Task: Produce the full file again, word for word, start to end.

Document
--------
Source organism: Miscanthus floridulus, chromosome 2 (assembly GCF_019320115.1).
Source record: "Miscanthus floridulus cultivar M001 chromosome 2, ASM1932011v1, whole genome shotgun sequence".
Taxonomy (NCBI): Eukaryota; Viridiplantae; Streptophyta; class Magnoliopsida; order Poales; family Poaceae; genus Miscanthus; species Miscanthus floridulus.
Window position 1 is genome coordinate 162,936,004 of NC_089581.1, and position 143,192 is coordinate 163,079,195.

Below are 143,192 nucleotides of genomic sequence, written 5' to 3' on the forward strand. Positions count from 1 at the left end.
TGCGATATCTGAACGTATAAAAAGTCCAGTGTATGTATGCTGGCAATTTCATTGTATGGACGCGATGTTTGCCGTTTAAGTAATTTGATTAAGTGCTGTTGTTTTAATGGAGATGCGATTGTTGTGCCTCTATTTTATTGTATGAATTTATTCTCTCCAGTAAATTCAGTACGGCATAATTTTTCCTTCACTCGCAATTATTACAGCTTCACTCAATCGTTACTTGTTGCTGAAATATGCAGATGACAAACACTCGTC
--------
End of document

Source organism: Miscanthus floridulus, chromosome 2 (assembly GCF_019320115.1).
Source record: "Miscanthus floridulus cultivar M001 chromosome 2, ASM1932011v1, whole genome shotgun sequence".
Taxonomy (NCBI): Eukaryota; Viridiplantae; Streptophyta; class Magnoliopsida; order Poales; family Poaceae; genus Miscanthus; species Miscanthus floridulus.
Window position 1 is genome coordinate 162,936,004 of NC_089581.1, and position 143,192 is coordinate 163,079,195.

Below are 143,192 nucleotides of genomic sequence, written 5' to 3' on the forward strand. Positions count from 1 at the left end.
TGCGATATCTGAACGTATAAAAAGTCCAGTGTATGTATGCTGGCAATTTCATTGTATGGACGCGATGTTTGCCGTTTAAGTAATTTGATTAAGTGCTGTTGTTTTAATGGAGATGCGATTGTTGTGCCTCTATTTTATTGTATGAATTTATTCTCTCCAGTAAATTCAGTACGGCATAATTTTTCCTTCACTCGCAATTATTACAGCTTCACTCAATCGTTACTTGTTGCTGAAATATGCAGATGACAAACACTCGTC